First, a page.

South African car dealers at the Beitbridge Border Post have started reducing prices of pre-owned vehicles from Japan, Singapore and the United Kingdom as they battle to clear huge stocks caused by low business. Major dealers such as Quest Royal, Wright Cars, Autonet, Kumura Motors, Jakes Auto and KDG had by Friday last week reduced prices of old stock tocreate space for stocks from Durban.It is understood other car dealers have reduced prices to meet their obligations with the South African Revenue Authority (SARS) to sell the vehicles within 12 months. One of the car dealers said yesterday that in the event that they violated the conditions of the bond with SARS, they were fined R20 000 per vehicle.

Wright Cars sales manager Mr Clemence Mabidi said they had drastically reduced the prices of vehicle models such as Nissan March, Toyota Ipsum, Mazda Demio, Nissan X-trail, Toyora Runnx, Voxy, Volvo F80, Toyota Passo, Toyota Nadia and Mazda Atenza. “Business is very low these days after Zimra increased import duty to around 96 percent,” said Mr Mabidi. “This has resulted in a fall in the demand for cars while at the same time we want to meet our bond conditions with SARS,” he said.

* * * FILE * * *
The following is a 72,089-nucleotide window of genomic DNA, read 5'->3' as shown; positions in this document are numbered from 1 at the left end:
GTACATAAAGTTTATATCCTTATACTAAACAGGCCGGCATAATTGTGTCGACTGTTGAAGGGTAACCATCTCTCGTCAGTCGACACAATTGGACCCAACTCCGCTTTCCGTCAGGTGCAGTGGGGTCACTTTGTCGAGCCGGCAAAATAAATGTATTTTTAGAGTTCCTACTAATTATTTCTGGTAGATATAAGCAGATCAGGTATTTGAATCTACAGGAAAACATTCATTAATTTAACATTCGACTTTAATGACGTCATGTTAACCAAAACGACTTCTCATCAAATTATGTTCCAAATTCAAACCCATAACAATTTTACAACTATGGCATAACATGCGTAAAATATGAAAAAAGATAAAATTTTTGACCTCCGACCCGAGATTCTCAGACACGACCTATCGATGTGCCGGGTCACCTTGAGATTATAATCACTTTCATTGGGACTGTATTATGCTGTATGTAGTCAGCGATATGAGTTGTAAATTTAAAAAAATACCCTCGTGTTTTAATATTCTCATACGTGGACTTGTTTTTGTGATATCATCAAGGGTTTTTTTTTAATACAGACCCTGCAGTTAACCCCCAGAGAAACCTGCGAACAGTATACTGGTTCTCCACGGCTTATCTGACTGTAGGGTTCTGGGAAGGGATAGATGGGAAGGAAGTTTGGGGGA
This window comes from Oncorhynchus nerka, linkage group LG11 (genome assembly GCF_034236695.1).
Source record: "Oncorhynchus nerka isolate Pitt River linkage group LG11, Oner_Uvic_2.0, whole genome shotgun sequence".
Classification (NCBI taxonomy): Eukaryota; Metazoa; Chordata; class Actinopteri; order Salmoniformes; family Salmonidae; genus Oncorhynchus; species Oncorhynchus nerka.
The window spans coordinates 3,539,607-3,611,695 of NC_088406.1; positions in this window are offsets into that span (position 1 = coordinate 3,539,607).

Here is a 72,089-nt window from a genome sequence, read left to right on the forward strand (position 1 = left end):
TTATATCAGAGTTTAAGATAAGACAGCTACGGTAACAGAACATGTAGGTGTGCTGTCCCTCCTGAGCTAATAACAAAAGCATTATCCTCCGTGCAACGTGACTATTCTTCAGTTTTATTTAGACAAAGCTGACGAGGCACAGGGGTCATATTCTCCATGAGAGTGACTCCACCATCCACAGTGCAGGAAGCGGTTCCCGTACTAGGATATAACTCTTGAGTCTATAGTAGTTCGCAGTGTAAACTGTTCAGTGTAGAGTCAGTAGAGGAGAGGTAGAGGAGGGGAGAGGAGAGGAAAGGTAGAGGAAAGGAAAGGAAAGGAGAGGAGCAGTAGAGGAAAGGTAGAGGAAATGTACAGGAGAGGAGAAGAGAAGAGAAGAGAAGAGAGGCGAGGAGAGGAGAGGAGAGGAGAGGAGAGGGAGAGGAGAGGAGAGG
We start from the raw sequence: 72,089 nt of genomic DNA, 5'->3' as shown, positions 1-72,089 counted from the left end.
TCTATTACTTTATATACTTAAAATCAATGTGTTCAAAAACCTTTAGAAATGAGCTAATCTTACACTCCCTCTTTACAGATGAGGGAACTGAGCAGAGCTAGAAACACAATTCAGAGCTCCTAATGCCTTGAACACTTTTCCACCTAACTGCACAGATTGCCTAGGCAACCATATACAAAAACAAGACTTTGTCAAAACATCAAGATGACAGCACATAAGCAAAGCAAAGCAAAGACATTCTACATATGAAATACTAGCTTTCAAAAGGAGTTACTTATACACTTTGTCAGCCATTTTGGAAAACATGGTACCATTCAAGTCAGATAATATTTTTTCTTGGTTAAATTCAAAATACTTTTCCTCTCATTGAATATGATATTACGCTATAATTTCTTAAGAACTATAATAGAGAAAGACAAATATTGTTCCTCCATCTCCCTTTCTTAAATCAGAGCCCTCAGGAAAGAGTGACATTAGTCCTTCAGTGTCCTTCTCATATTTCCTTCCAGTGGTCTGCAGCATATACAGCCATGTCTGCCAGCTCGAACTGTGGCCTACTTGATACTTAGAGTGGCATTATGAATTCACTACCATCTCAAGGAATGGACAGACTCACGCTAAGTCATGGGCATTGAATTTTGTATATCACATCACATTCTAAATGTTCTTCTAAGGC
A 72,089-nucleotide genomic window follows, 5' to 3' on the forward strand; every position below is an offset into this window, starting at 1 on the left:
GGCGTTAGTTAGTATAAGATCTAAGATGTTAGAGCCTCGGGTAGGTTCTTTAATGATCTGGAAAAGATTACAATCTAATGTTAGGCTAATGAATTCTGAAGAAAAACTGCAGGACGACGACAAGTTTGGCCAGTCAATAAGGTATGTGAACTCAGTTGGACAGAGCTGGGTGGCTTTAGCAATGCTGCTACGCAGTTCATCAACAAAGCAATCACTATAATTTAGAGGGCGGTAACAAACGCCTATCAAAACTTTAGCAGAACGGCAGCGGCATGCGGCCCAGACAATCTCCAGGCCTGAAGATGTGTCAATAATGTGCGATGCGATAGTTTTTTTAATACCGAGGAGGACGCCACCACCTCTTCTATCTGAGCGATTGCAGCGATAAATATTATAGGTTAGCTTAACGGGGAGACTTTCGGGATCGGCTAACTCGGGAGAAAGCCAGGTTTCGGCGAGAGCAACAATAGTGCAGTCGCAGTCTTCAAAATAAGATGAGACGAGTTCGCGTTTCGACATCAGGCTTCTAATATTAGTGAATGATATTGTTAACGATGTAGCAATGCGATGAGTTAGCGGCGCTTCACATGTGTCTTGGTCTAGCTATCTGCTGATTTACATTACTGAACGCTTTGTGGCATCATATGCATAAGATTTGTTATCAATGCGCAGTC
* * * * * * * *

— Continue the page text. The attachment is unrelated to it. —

“We also want to clear old stock so that we can bring in new stocks from Durban. Business is relatively low as compared to the previous years.” Mr Mabidi said they were selling an average of four vehicles per day as compared to 40 in the previous months. He said many car importers now prefered to use less busy ports of entry such as Kazungula, Plumtree and Chirundu to avoid pressure at Beitbridge Border Post.

Another car dealer, Mr Nasir Khan of Quest Royal Investments, said they had reduced the prices of most of their vehicles. “Business is very low and we have to adapt to the market forces. We have slashed prices,” he said. “Furthemore, we will be running special promotions so that we clear the current stocks.” Mr Khan said they were looking at selling vehicles at prices similar to those in Durban.

A customs official at Beitbridge said though prices of vehicles had fallen on the South African side of the border, duty tariffs were still the same. “We are calculating duty on all imported vehicles using prices on our national catalogue,” said the official. Zimra’s director of legal and corporate affairs Mrs Florence Jambwa confirmed that vehicle imports through Beitbridge had fallen since the beginning of September.

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“Vehicle imports have generally decreased in September as compared to August,” he said. “Between 1 and 14 September, we processed 610 car imports, a decrease when compared to the same period in August where a total of 864 vehicles were cleared.” Mrs Jambwa said at the moment they were processing between 31 and 65 vehicles per day compared to between 32 and 133 vehicles in August.

Cars sales started declining after Finance and Economic Development Minister Cde Patrick Chinamasa increased surtax from 25 percent to 35 percent on second-hand light passenger motor vehicles aged more than five years from the date of manufacture and the time of importation.

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